Other attributes: flute, organ, roses, violin, harp, harpsichord, singing.
One Bay of Choir, Lichfield Cathedral
Lichfield Cathedral is situated in Lichfield, Staffordshire, England. It is the only medieval English.
One Bay of Limburg Cathedral ...
Choir The area of the church where the choristers and clergy sit
Cinque Ports Ports on the south coast with special privileges. Originally five
Cinquefoil A five-lobbed ornament ...
StallFixed seat in the choir or chancel of a church for the clergy or choir. Usually with armrests, and often framed together.StanchionUpright structural member, of iron, steel or reinforced concrete.
Interior view of choir crypt
Interior view of choir
Interior view of Corona chapel
Interior view of main crossing
Interior view of nave
Interior view of the nave at the southwest corner
Interior view of the second transept ...
It is placed in the most prominent place in the church, usually at the east end, in the choir or sanctuary, facing the main entrance to the church.
MISERICORD: a shelf-like projection from the underside of a hinged choir stall seat which, when the seat is turned up, will support the chorister in long periods of standing.
The cathedral of Paris was begun in 1163 with the choir, and completed in 1235 with the raising of the western towers.
MISERICORD: small bracket on choir stalls, used for leaning upon during long services and often carved underneath.
MOUCHETTE: curved motif in early C14 tracery, coming to a point at the base.
MOULDING: continuous band, often carved or ornamented.
- Eastern end of a church, containing the choir and main altar; in churches with a historic floor plan, the chancel is the front part of the church from which the service is conducted, as distinct from the nave, where the congregation sits.
* Choir - The part of a cruciform church east of the crossing.
* Citadel - Stronghold dominating a town.
* Clasping - Encasing the angle.
* Clerk - According to the context: a scholar, an aspirant to the priesthood, or a cleric.
The general plan of the cathedrals, however, consisting of a long three-aisled nave intercepted by a transept and followed by a shorter choir and sanctuary, differs little from that of Romanesque churches.
The choir may be located behind the congregation, to one or both sides of the sanctuary, or even on the opposite side of the communion table from the congregation. The choir is most often not in direct sight of the congregation.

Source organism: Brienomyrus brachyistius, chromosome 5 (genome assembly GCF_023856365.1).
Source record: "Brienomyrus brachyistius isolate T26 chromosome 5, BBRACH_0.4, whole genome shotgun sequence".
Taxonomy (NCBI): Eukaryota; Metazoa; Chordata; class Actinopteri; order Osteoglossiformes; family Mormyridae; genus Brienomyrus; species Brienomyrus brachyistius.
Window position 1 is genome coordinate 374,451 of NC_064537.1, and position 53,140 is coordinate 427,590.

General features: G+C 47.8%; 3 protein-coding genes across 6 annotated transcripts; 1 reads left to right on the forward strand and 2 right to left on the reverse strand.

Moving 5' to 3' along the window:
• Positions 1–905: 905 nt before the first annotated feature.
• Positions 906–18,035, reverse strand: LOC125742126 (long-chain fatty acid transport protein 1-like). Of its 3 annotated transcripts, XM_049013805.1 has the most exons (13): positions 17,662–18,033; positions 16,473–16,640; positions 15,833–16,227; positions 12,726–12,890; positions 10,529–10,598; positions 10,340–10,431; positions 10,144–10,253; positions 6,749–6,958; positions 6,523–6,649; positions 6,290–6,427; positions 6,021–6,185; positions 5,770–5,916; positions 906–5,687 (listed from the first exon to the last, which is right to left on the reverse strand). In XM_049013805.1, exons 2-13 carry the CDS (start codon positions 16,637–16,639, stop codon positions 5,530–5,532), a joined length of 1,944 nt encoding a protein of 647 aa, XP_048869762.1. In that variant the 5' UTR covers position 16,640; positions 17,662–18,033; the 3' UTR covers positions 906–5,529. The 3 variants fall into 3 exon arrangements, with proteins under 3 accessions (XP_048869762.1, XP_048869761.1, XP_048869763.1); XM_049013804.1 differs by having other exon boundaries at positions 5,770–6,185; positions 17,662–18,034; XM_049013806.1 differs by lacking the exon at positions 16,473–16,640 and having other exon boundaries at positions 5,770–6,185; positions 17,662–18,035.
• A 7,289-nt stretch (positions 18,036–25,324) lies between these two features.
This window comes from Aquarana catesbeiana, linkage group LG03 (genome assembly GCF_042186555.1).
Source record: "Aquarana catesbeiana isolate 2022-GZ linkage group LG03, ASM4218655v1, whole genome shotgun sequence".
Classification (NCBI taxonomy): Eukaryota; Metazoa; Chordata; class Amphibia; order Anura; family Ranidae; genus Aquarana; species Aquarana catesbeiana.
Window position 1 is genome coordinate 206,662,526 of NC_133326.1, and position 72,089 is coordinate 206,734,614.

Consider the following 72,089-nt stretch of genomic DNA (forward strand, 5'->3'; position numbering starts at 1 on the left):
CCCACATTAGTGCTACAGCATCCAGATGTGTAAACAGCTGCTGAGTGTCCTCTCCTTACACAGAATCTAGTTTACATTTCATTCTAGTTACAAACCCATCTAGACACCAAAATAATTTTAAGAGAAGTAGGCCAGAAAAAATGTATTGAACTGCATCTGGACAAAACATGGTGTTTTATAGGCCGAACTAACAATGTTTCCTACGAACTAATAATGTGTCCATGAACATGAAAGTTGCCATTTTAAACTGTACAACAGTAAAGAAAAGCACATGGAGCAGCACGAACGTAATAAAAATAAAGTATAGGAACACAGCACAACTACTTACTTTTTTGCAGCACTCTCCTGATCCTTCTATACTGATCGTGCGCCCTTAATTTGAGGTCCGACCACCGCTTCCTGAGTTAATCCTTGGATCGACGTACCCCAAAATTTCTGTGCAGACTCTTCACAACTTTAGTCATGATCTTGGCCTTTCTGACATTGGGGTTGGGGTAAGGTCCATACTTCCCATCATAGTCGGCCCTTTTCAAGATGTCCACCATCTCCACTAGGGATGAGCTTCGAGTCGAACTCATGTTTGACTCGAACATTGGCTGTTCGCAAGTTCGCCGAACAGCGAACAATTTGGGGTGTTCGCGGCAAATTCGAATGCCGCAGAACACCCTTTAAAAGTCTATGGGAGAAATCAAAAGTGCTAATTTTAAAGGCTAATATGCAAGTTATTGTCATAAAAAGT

Eastern part of a church containing the choir and main altar (sanctuary).
Mediaeval chapel endowed for the celebration (chanting) of masses, especially for the soul of the founder of the chapel.
The semicircular or polygonal termination to the choir or aisles of a church, usually at the east end. A termination of the transept or nave could be given the same name.
St. Denis - Paris - France (1122)
CHANCELthe sanctuary area in a church, near the altar, used by the clergy and choir
CLAPBOARDthin wood plank siding applied horizontally, one overlapping the next
COLONNADEa row of columns usually supporting the base of the roof structure ...
In medieval architecture, a hemicycle is a semicircular formation of columns around the choir section of a church or cathedral. The word hemicycle can also describe a horseshoe arrangement of seating in a stadium, theater, or meeting hall.
Ambulatory- Aisleway surrounding choir on East end of Cathedral
Cruciform- In the shape of a Christian crucifix ...
VESTRY A room attached to a church, where the clergy and choir robe in religious garments.
VOUSSOIR Wedge-shaped stones or bricks in an arch; the centre one is the keystone.
The eastern end of a Gothic church, including choir (quire), ambulatory, and radiating chapels.
Ambulatory - A covered walkway, outdoors (as in a cloister) or indoors: especailly the passwage around the apse and the choir (quire) of a church.
Anchor Bolt - A bolt or threaded rod used to secure the sill to the foundation wall.
Triforium - An arcaded gallery above nave, choir, or transept arches of a church.
Truncate - To cut the top or end off, to lop, to maim.
Truss - Individual section of supportive framework bridging a space.
The rood loft or platform was supported above the screen and may have been used to accommodate the organ or choir. It was protected front and back by panelling and the great rood or crucifix would have been fixed to the front.
See also: Church, Architecture, Nave, Roman, Cathedra